c. 1985.
Laneco Department Store in Phillipsburg, New Jersey.

My friend and I explored the department store together. Her mother was elsewhere, shopping. We perused several aisles, talking and laughing, making fun of ugly purses and clothes.

When we reached the toy aisle, I had a strange feeling. A man with messy grey hair was watching us. He had a toy in his hands. He glanced down at the toy as I looked his way. I looked away, and each time I looked back at him, he was looking at us.

We made our way through the store, and everywhere we went, he followed.

"We need to tell someone," I said. "No!" my friend replied. I insisted, and so did she. After a couple minutes, I went to the jewelry counter clerk and told her of my fear. "Walk over to that clothing rack. I will watch him and you. I want to see if he follows you. Then, come back to me." My fear deepened. "I will watch you," she said.

I went to the clothing rack, browsed the items. Shaking. I returned to the clerk. "He's following you. I'll call security."

The man left the store before security could find him.

Wednesday, October 18, 2017

Occupying my Body. The Occupy Movement.

Sexual assault and harassment have burbled to the crusty surface of society. Again.

I see a couple ways we can all make this a better, more comfortable society:

Talk about sex. Talk about the good stuff. Talk about the less than good stuff and the bad stuff, too. Talk to your partner(s). Talk to your kid(s). Can't talk to them? Talk to your friend(s) until you can talk to you partner(s).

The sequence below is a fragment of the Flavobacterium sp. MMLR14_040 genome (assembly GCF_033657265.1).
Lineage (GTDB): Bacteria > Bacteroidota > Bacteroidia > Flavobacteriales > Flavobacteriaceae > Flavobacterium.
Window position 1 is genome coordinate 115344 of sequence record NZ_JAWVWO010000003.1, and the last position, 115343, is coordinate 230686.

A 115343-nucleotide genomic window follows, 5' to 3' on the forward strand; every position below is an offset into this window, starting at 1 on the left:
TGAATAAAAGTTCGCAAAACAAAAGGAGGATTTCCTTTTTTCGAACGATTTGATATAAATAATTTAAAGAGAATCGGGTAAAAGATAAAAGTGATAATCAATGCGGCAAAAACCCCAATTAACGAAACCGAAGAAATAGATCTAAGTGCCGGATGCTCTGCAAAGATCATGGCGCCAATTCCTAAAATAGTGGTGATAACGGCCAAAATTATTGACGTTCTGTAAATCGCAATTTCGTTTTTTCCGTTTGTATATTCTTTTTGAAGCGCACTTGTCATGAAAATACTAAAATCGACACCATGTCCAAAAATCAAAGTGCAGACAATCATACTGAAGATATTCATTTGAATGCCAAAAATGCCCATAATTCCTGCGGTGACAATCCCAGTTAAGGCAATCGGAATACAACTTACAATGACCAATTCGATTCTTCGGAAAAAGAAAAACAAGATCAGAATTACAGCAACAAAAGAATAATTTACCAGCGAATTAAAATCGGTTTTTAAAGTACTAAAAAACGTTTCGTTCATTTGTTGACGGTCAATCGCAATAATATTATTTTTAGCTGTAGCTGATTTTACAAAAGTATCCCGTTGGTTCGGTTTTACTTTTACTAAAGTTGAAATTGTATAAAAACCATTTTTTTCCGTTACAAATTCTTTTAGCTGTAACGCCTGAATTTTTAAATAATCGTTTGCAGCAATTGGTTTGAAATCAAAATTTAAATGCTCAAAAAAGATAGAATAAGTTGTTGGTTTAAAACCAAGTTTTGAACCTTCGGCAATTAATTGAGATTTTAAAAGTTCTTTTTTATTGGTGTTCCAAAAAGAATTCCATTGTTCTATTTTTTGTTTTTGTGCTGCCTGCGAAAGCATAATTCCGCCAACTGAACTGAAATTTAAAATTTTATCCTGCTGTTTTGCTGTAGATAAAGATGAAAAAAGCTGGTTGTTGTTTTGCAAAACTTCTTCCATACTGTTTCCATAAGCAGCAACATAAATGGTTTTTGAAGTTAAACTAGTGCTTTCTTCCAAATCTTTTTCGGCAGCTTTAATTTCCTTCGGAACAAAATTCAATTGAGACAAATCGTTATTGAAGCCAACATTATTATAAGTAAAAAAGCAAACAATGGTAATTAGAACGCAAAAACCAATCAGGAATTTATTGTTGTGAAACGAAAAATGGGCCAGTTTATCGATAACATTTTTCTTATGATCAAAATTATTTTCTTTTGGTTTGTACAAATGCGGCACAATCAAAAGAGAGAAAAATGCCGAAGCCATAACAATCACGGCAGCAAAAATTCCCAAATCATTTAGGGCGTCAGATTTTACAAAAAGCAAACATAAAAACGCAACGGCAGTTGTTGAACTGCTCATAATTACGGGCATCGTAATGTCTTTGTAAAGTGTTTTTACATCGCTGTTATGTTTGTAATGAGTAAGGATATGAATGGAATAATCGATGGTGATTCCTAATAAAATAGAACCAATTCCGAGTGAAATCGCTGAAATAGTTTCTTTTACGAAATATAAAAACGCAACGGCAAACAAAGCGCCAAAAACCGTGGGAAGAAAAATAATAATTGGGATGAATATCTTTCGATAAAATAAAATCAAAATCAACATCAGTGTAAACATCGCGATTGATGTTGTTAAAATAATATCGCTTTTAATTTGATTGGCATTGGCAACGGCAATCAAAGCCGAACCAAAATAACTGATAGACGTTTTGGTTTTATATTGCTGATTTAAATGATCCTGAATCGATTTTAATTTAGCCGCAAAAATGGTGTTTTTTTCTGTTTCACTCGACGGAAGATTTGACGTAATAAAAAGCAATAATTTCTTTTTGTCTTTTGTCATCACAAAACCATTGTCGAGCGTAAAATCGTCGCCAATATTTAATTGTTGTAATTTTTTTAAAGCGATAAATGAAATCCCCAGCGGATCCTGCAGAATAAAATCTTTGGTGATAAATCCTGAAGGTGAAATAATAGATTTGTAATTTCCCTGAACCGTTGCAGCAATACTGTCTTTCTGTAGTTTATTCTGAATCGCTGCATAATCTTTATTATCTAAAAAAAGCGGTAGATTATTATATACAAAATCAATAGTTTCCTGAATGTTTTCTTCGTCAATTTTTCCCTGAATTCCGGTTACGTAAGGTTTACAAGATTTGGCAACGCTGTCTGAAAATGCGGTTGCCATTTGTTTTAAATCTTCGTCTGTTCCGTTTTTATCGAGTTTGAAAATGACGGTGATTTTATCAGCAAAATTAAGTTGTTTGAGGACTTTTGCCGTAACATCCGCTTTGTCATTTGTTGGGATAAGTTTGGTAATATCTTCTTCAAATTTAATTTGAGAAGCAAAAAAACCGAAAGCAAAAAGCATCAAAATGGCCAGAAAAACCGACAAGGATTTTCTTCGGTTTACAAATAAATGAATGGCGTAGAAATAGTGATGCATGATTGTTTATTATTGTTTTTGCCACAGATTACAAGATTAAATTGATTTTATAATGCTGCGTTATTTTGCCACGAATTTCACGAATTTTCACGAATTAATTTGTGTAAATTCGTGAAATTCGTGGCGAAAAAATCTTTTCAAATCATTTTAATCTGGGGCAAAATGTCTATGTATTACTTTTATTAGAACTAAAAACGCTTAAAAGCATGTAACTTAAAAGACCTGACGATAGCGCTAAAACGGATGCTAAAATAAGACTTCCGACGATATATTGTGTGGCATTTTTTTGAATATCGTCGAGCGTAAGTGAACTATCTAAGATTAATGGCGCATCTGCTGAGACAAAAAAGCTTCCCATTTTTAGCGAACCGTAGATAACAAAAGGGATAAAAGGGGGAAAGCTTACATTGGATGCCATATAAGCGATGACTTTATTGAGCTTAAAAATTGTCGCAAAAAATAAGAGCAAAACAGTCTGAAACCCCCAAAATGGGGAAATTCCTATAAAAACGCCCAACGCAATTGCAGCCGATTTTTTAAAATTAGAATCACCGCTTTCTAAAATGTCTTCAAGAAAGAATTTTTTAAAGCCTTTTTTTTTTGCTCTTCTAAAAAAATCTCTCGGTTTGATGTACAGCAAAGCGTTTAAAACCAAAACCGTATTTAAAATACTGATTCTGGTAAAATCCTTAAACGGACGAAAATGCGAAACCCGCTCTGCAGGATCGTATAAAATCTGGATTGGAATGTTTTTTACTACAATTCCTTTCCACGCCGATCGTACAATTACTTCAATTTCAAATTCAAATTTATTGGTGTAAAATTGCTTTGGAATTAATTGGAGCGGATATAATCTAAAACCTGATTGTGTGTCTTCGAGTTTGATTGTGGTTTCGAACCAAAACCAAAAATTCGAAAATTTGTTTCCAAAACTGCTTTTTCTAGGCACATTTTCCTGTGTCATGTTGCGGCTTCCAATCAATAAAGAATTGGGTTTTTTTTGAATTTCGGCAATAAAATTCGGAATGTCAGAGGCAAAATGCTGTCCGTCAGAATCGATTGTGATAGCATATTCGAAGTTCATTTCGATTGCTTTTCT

Feel comfortable in your own body. We all have them. Bodies make  noises. They produce lots of substances. Noises are funny and fluids are important.

Move. Move in challenging ways. This may be walking to the mailbox. This may be taking two steps at a time on the way to the bathroom. This may be a yoga class or a martial arts class. This is may be observing either or both and making the movements in your mind. Later, translate them into small, quiet imitations of what you remember, or big, exaggerated gestures.

Or, turn on your favorite music and dance alone in the shower.

Or, skip in the garage on the way to the car.


In school, in my life, I was not considered an athletic kid. I was a quiet kid. A sensitive kid. A brainy kid. All true. Yet, I also enjoyed playing outside. Later, I came to love dancing, just for fun. Or, I'd put on my Walkman and blast INXS or the Lost Boys soundtrack and walk around the neighborhood.

In a high school gym class, I watched a softball thunk down into the grass beside me. My teacher berated me. Not so badly, but berated me nevertheless. I'd never been welcomed to put on a baseball mitt before, nor would I be interested in doing this again. As a sassy, punky teen, I hollered back, "How can you expect me to catch anything with you yelling at me?!" He didn't reply. I hope he got it.

I think at some point, my father showed me how to use a baseball mitt. "Catch in the netted part, not the palm area. That protects your hand."

OK, but put me on a badminton court, and I'd turn into a competitive maniac. A novice maniac but still a maniac. We played badminton at home when the gnats weren't too bad. It was fun. In high school, I slammed serves and tried to check the shuttlecock into my opponent's body.

Years later, I got into a depressive funk after college. My father had made me a set of weights years prior. I closed my bedroom door, took those out, turned up the music, and danced and worked out to the A side of a Landed record. Again and again. Good muscles emerged from under my skinny skin.

My one male roommate joked about guys at the gym who admired their muscles in the mirror rather than working out. He worked out. We laughed about those guys, but I was quietly doing the same in my tiny bedroom.

I met Jared. Our movement routine was walking and dancing. We drove around looking for adventures and places to explore. Once we drove out to Sino, a now defunct Asian furniture store in the New Brunswick area. He was inspired and showed me se mun pa kak (hitting the four corners), a form he had learned from his kung fu teacher, Sifu Lim. I was impressed.